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1 24th January 08:41
pureheart
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Default Effect of Breast Augmentation on the Accuracy of Mammography and Cancer Characteristics (breast cancer)


Vol. 291 No. 4, January 28, 2004


Effect of Breast Augmentation on the Accuracy of Mammography and
Cancer Characteristics

Diana L. Miglioretti, PhD; Carolyn M. Rutter, PhD; Berta M. Geller,
EdD; Gary Cutter, PhD; William E. Barlow, PhD; Robert Rosenberg, MD;
Donald L. Weaver, MD; Stephen H. Taplin, MD; Rachel Ballard-Barbash,
MD, MPH; Patricia A. Carney, PhD; Bonnie C. Yankaskas, PhD; Karla
Kerlikowske, MD

JAMA. 2004;291:442-450.

Context Breast augmentation is not associated with an increased risk
of breast cancer; however, implants may interfere with the detection
of breast cancer thereby delaying cancer diagnosis in women with
augmentation.

Objective To determine whether mammography accuracy and tumor
characteristics are different for women with and without
augmentation.

Design, Setting, and Participants A prospective cohort of 137 women
with augmentation and 685 women without augmentation diagnosed with
breast cancer between January 1,1995, and October 15, 2002, matched
(1:5) by age, race/ethnicity, previous mammography screening, and
mammography registry, and 10 533 women with augmentation and 974 915
women without augmentation and without breast cancer among 7
mammography registries in Denver, Colo; Lebanon, NH; Albuquerque, NM;
Chapel Hill, NC; San Francisco, Calif; Seattle, Wash; and Burlington,
Vt.

Main Outcome Measures Comparison between women with and without
augmentation of mammography performance measures and cancer
characteristics, including invasive carcinoma or ductal carcinoma in
situ, tumor stage, nodal status, size, grade, and estrogen-receptor
status.

Results Among asymptomatic women, the sensitivity of screening
mammography based on the final assessment was lower in women with
breast augmentation vs women without(45.0% [95% confidence interval
{CI}, 29.3%-61.5%] vs 66.8% [95% CI,60.4%-72.8%]; P = .008), and
specificity was slightly higher in women with augmentation (97.7% [95%
CI, 97.4%-98.0%] vs 96.7% [95% CI, 96.6%-96.7%]; P<.001). Among
symptomatic women, both sensitivity and specificity were lower for
women with augmentation compared with women without but these
differences were not significant. Tumors were of similar stage, size,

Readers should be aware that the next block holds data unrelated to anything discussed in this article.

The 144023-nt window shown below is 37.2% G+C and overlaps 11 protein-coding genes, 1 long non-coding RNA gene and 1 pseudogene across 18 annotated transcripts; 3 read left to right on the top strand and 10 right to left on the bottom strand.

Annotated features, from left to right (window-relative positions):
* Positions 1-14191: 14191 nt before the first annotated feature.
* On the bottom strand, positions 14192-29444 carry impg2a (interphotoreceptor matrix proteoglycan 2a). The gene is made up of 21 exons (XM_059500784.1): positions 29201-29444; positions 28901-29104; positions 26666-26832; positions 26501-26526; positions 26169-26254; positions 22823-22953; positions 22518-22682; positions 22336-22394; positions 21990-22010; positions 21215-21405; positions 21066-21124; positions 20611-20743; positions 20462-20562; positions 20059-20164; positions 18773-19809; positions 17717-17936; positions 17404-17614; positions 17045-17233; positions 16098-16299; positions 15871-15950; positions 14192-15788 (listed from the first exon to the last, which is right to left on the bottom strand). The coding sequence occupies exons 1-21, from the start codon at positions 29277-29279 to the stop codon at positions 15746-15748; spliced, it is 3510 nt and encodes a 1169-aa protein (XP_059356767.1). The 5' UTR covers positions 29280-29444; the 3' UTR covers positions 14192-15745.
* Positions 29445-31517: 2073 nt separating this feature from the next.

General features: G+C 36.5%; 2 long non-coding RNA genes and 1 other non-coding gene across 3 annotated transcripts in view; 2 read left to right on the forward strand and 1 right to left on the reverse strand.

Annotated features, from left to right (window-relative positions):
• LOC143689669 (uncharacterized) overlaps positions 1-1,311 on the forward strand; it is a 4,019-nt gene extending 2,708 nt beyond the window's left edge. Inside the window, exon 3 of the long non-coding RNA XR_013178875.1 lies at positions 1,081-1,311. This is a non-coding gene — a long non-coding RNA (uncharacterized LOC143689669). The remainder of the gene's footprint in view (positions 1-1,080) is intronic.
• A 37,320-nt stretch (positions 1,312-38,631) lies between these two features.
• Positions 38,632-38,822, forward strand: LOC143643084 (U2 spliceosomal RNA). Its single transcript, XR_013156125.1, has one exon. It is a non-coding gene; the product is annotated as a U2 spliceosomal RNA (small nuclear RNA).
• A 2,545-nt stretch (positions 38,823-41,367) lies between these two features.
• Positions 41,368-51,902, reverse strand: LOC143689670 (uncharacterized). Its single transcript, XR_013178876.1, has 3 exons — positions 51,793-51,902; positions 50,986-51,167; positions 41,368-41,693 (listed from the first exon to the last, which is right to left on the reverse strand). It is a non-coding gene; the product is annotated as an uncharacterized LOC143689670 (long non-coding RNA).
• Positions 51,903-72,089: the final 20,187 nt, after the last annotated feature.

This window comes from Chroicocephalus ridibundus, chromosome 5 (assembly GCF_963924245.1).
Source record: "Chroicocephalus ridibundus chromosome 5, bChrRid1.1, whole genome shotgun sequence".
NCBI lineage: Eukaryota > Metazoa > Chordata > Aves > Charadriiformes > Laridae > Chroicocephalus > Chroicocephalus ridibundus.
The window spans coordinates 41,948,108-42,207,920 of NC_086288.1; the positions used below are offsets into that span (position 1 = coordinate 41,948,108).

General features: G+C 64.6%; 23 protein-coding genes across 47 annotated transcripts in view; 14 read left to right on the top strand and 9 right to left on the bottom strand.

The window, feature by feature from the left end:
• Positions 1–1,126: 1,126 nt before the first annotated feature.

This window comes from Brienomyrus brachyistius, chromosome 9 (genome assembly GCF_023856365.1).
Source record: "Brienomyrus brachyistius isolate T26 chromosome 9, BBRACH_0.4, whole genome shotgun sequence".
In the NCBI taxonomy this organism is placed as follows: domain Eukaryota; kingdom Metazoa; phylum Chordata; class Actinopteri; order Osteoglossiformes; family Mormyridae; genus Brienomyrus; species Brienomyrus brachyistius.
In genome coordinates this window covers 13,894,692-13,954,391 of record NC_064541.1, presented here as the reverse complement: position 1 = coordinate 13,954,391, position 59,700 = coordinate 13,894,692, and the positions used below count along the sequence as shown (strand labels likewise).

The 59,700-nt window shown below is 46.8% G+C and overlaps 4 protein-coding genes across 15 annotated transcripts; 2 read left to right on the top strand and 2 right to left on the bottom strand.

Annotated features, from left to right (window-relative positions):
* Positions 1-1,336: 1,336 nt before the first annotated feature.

estrogen-receptor status, and nodal status but tended to be lower
grade (P = .052) for women with breast augmentation vs without.

Conclusions Breast augmentation decreases the sensitivity of
screening mammography among asymptomatic women but does not increase
the false-positive rate. Despite the lower accuracy of mammography in
women with augmentation, the prognostic characteristics of tumors are
not influenced by augmentation.


Author Affiliations: Center for Health Studies, Group Health
Cooperative (Drs Miglioretti, Rutter, Barlow, and Taplin), Department
of Biostatistics, University of Washington (Drs Miglioretti, Rutter,
and Barlow), and Cancer Research and Biostatistics (Dr Barlow),
Seattle, Wash; Health Promotion Research (Dr Geller) and Department of
Pathology (Dr Weaver), University of Vermont, College of Medicine,
Burlington; Center for Research Design and Statistical Methods,
University of Nevada School of Medicine, Applied Research Facility,
Reno (Dr Cutter); Department of Radiology, University of New Mexico,
Health Sciences Center, Albuquerque (Dr Rosenberg); Applied Research
Program, Department of Cancer Control and Population Sciences,
National Cancer Institute, Bethesda, Md (Dr Ballard-Barbash); Norris
Cotton Cancer Center, Dartmouth-Hitch**** Medical Center, Department
of Community and Family Medicine, Dartmouth Medical School, Lebanon,
NH (Dr Carney); Department of Radiology, University of North
Carolina, Chapel Hill (Dr Yankaskas); and General Internal Medicine
Section, Department of Veterans Affairs and Department of Medicine
and Epidemiology and Biostatistics, University of California, San
Francisco (Dr Kerlikowske). Dr Taplin is now at the Applied Research
Program, Department of Cancer Control and Population Sciences,
National Cancer Institute, Bethesda, Md.

http://jama.ama-assn.org/cgi/content/abstract/291/4/442?ct
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